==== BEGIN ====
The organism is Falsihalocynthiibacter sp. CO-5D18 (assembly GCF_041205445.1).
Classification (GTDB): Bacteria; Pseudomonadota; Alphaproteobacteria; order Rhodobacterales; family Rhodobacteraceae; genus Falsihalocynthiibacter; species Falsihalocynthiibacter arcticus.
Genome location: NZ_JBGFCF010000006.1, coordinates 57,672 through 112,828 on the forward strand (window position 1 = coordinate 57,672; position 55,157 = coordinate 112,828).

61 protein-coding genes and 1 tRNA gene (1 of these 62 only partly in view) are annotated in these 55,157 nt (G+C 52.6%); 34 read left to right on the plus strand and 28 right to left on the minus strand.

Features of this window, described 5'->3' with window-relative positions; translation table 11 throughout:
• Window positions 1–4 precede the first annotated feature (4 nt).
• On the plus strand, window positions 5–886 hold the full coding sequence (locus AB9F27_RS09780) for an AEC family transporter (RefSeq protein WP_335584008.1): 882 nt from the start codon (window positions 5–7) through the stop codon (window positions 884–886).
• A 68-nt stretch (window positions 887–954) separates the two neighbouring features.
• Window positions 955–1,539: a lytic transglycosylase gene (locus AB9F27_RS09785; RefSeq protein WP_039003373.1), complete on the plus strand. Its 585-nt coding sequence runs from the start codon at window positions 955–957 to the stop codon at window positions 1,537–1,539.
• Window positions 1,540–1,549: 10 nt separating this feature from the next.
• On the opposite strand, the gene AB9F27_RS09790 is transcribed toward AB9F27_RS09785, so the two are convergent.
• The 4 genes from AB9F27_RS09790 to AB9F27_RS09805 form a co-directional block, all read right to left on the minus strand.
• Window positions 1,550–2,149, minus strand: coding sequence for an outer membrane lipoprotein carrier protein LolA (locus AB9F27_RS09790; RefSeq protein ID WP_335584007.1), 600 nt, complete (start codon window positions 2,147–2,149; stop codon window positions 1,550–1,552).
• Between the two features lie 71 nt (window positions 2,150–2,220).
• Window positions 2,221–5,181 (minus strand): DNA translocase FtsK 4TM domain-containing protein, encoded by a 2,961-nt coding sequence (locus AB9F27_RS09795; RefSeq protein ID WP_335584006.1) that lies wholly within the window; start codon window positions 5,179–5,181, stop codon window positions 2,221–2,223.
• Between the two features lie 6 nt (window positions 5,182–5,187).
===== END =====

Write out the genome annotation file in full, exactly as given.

The organism is Falsihalocynthiibacter sp. CO-5D18 (assembly GCF_041205445.1).
Classification (GTDB): Bacteria; Pseudomonadota; Alphaproteobacteria; order Rhodobacterales; family Rhodobacteraceae; genus Falsihalocynthiibacter; species Falsihalocynthiibacter arcticus.
Genome location: NZ_JBGFCF010000006.1, coordinates 57,672 through 112,828 on the forward strand (window position 1 = coordinate 57,672; position 55,157 = coordinate 112,828).

61 protein-coding genes and 1 tRNA gene (1 of these 62 only partly in view) are annotated in these 55,157 nt (G+C 52.6%); 34 read left to right on the plus strand and 28 right to left on the minus strand.

Features of this window, described 5'->3' with window-relative positions; translation table 11 throughout:
• Window positions 1–4 precede the first annotated feature (4 nt).
• On the plus strand, window positions 5–886 hold the full coding sequence (locus AB9F27_RS09780) for an AEC family transporter (RefSeq protein WP_335584008.1): 882 nt from the start codon (window positions 5–7) through the stop codon (window positions 884–886).
• A 68-nt stretch (window positions 887–954) separates the two neighbouring features.
• Window positions 955–1,539: a lytic transglycosylase gene (locus AB9F27_RS09785; RefSeq protein WP_039003373.1), complete on the plus strand. Its 585-nt coding sequence runs from the start codon at window positions 955–957 to the stop codon at window positions 1,537–1,539.
• Window positions 1,540–1,549: 10 nt separating this feature from the next.
• On the opposite strand, the gene AB9F27_RS09790 is transcribed toward AB9F27_RS09785, so the two are convergent.
• The 4 genes from AB9F27_RS09790 to AB9F27_RS09805 form a co-directional block, all read right to left on the minus strand.
• Window positions 1,550–2,149, minus strand: coding sequence for an outer membrane lipoprotein carrier protein LolA (locus AB9F27_RS09790; RefSeq protein ID WP_335584007.1), 600 nt, complete (start codon window positions 2,147–2,149; stop codon window positions 1,550–1,552).
• Between the two features lie 71 nt (window positions 2,150–2,220).
• Window positions 2,221–5,181 (minus strand): DNA translocase FtsK 4TM domain-containing protein, encoded by a 2,961-nt coding sequence (locus AB9F27_RS09795; RefSeq protein ID WP_335584006.1) that lies wholly within the window; start codon window positions 5,179–5,181, stop codon window positions 2,221–2,223.
• Between the two features lie 6 nt (window positions 5,182–5,187).